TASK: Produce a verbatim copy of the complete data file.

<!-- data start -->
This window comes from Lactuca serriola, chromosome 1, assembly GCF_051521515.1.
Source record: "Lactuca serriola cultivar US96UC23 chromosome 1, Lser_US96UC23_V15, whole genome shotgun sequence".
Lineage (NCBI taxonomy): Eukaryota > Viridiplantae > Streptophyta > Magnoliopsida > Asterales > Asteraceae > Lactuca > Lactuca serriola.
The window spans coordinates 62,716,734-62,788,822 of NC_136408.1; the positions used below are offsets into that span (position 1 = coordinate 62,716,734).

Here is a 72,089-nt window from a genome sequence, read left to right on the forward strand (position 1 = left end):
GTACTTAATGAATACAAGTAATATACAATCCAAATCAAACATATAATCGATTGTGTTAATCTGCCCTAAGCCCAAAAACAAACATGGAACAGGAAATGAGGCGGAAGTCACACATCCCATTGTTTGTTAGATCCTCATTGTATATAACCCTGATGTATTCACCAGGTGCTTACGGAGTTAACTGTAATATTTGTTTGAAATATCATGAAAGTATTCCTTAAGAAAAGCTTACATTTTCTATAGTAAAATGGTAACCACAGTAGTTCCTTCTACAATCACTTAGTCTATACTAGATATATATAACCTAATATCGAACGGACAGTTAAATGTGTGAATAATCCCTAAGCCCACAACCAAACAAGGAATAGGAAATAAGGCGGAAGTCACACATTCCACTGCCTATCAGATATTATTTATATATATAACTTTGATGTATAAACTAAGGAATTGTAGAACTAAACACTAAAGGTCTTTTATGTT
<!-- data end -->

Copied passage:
This window comes from Lactuca serriola, chromosome 1, assembly GCF_051521515.1.
Source record: "Lactuca serriola cultivar US96UC23 chromosome 1, Lser_US96UC23_V15, whole genome shotgun sequence".
Lineage (NCBI taxonomy): Eukaryota > Viridiplantae > Streptophyta > Magnoliopsida > Asterales > Asteraceae > Lactuca > Lactuca serriola.
The window spans coordinates 62,716,734-62,788,822 of NC_136408.1; the positions used below are offsets into that span (position 1 = coordinate 62,716,734).

Here is a 72,089-nt window from a genome sequence, read left to right on the forward strand (position 1 = left end):
GTACTTAATGAATACAAGTAATATACAATCCAAATCAAACATATAATCGATTGTGTTAATCTGCCCTAAGCCCAAAAACAAACATGGAACAGGAAATGAGGCGGAAGTCACACATCCCATTGTTTGTTAGATCCTCATTGTATATAACCCTGATGTATTCACCAGGTGCTTACGGAGTTAACTGTAATATTTGTTTGAAATATCATGAAAGTATTCCTTAAGAAAAGCTTACATTTTCTATAGTAAAATGGTAACCACAGTAGTTCCTTCTACAATCACTTAGTCTATACTAGATATATATAACCTAATATCGAACGGACAGTTAAATGTGTGAATAATCCCTAAGCCCACAACCAAACAAGGAATAGGAAATAAGGCGGAAGTCACACATTCCACTGCCTATCAGATATTATTTATATATATAACTTTGATGTATAAACTAAGGAATTGTAGAACTAAACACTAAAGGTCTTTTATGTT